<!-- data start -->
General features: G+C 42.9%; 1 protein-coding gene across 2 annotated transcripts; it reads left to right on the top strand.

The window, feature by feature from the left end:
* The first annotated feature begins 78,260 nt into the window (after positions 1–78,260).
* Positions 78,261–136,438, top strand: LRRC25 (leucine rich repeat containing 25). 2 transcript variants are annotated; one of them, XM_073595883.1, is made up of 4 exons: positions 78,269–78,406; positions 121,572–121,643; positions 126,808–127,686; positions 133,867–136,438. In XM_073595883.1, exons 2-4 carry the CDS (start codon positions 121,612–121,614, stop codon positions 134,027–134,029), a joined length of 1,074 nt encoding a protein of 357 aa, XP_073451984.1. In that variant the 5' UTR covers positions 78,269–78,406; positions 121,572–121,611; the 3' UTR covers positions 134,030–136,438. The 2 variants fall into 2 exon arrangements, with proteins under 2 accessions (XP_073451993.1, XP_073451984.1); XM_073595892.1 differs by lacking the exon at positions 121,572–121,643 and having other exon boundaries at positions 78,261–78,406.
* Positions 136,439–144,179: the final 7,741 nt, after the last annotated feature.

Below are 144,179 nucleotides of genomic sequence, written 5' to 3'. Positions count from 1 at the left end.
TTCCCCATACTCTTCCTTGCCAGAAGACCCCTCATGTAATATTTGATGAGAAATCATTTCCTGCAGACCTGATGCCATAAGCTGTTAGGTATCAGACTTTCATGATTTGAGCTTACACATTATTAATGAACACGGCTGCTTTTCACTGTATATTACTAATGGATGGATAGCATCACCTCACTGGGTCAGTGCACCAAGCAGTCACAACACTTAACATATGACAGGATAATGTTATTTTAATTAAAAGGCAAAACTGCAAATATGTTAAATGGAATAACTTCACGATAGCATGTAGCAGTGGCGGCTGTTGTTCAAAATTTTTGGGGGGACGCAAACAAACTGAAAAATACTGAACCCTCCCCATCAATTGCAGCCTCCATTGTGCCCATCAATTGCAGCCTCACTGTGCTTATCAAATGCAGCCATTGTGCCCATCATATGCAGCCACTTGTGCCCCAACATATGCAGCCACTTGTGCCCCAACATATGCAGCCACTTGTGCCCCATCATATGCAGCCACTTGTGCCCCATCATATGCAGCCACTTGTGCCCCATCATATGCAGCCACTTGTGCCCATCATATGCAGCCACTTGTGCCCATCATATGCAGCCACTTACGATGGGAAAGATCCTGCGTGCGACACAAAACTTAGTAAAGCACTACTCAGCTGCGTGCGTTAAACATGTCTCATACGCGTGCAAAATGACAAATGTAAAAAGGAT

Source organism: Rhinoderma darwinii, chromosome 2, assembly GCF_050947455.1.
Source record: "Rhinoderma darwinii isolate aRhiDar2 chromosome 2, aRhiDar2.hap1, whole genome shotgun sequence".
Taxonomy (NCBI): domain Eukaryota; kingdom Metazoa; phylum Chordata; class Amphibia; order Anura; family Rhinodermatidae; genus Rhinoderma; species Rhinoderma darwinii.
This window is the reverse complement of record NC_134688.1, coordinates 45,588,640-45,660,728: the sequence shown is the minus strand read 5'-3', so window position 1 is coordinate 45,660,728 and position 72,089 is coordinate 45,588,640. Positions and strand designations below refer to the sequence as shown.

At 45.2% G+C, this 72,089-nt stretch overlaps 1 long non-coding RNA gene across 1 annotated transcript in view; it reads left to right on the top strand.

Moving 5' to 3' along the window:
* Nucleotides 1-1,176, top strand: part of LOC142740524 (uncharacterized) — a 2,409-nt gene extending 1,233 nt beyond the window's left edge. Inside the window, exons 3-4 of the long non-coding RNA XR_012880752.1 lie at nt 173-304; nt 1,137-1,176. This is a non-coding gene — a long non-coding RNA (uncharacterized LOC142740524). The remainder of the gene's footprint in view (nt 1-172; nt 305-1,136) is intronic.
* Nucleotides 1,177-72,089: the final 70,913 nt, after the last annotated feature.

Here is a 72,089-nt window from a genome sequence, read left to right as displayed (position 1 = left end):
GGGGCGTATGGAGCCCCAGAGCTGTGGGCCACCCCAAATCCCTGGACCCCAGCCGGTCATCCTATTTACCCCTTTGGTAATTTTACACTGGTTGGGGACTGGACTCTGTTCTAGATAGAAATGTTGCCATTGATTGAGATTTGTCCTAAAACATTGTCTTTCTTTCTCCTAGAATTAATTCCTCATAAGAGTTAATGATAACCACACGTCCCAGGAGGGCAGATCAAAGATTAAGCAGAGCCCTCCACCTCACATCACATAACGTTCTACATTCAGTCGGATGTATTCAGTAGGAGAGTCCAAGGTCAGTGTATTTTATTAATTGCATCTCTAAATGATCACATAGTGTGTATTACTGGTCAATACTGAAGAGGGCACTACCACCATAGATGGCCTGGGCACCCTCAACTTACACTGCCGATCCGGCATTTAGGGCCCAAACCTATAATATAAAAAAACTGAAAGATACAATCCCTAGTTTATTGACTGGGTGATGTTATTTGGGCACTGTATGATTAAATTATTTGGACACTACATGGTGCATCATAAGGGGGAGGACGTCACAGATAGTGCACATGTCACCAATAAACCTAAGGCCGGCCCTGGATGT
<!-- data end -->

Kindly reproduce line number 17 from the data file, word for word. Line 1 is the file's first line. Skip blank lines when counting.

GGGGCGTATGGAGCCCCAGAGCTGTGGGCCACCCCAAATCCCTGGACCCCAGCCGGTCATCCTATTTACCCCTTTGGTAATTTTACACTGGTTGGGGACTGGACTCTGTTCTAGATAGAAATGTTGCCATTGATTGAGATTTGTCCTAAAACATTGTCTTTCTTTCTCCTAGAATTAATTCCTCATAAGAGTTAATGATAACCACACGTCCCAGGAGGGCAGATCAAAGATTAAGCAGAGCCCTCCACCTCACATCACATAACGTTCTACATTCAGTCGGATGTATTCAGTAGGAGAGTCCAAGGTCAGTGTATTTTATTAATTGCATCTCTAAATGATCACATAGTGTGTATTACTGGTCAATACTGAAGAGGGCACTACCACCATAGATGGCCTGGGCACCCTCAACTTACACTGCCGATCCGGCATTTAGGGCCCAAACCTATAATATAAAAAAACTGAAAGATACAATCCCTAGTTTATTGACTGGGTGATGTTATTTGGGCACTGTATGATTAAATTATTTGGACACTACATGGTGCATCATAAGGGGGAGGACGTCACAGATAGTGCACATGTCACCAATAAACCTAAGGCCGGCCCTGGATGT